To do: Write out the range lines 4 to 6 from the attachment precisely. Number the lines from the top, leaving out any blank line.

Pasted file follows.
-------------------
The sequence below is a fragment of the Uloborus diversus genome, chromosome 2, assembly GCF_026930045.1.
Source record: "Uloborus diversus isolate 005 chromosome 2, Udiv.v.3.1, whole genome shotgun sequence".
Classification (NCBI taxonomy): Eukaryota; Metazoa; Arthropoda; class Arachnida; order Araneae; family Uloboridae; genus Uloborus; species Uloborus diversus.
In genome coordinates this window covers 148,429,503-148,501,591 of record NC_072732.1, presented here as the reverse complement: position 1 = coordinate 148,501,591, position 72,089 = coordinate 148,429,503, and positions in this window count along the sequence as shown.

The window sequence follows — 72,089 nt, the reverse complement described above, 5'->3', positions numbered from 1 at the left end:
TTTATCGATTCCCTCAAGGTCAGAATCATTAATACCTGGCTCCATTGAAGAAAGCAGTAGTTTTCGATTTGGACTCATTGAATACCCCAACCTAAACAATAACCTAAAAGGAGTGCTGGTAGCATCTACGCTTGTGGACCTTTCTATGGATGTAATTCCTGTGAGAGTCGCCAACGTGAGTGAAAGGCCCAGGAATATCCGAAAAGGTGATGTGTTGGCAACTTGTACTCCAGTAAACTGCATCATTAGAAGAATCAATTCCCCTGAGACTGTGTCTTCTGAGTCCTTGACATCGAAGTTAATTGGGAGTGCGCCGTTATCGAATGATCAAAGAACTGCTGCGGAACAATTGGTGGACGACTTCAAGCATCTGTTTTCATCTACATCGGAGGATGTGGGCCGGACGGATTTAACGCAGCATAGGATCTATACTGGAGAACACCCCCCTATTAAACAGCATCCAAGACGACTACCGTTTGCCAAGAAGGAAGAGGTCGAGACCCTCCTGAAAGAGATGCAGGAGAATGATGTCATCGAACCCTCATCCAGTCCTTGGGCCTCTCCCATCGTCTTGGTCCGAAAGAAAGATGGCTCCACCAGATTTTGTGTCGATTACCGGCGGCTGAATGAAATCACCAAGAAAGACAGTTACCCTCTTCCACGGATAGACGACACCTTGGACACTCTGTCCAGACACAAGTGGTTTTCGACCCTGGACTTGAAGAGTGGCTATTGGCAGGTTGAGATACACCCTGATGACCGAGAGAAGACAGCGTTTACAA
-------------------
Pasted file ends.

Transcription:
In genome coordinates this window covers 148,429,503-148,501,591 of record NC_072732.1, presented here as the reverse complement: position 1 = coordinate 148,501,591, position 72,089 = coordinate 148,429,503, and positions in this window count along the sequence as shown.

The window sequence follows — 72,089 nt, the reverse complement described above, 5'->3', positions numbered from 1 at the left end:
TTTATCGATTCCCTCAAGGTCAGAATCATTAATACCTGGCTCCATTGAAGAAAGCAGTAGTTTTCGATTTGGACTCATTGAATACCCCAACCTAAACAATAACCTAAAAGGAGTGCTGGTAGCATCTACGCTTGTGGACCTTTCTATGGATGTAATTCCTGTGAGAGTCGCCAACGTGAGTGAAAGGCCCAGGAATATCCGAAAAGGTGATGTGTTGGCAACTTGTACTCCAGTAAACTGCATCATTAGAAGAATCAATTCCCCTGAGACTGTGTCTTCTGAGTCCTTGACATCGAAGTTAATTGGGAGTGCGCCGTTATCGAATGATCAAAGAACTGCTGCGGAACAATTGGTGGACGACTTCAAGCATCTGTTTTCATCTACATCGGAGGATGTGGGCCGGACGGATTTAACGCAGCATAGGATCTATACTGGAGAACACCCCCCTATTAAACAGCATCCAAGACGACTACCGTTTGCCAAGAAGGAAGAGGTCGAGACCCTCCTGAAAGAGATGCAGGAGAATGATGTCATCGAACCCTCATCCAGTCCTTGGGCCTCTCCCATCGTCTTGGTCCGAAAGAAAGATGGCTCCACCAGATTTTGTGTCGATTACCGGCGGCTGAATGAAATCACCAAGAAAGACAGTTACCCTCTTCCACGGATAGACGACACCTTGGACACTCTGTCCAGACACAAGTGGTTTTCGACCCTGGACTTGAAGAGTGGCTATTGGCAGGTTGAGATACACCCTGATGACCGAGAGAAGACAGCGTTTACAA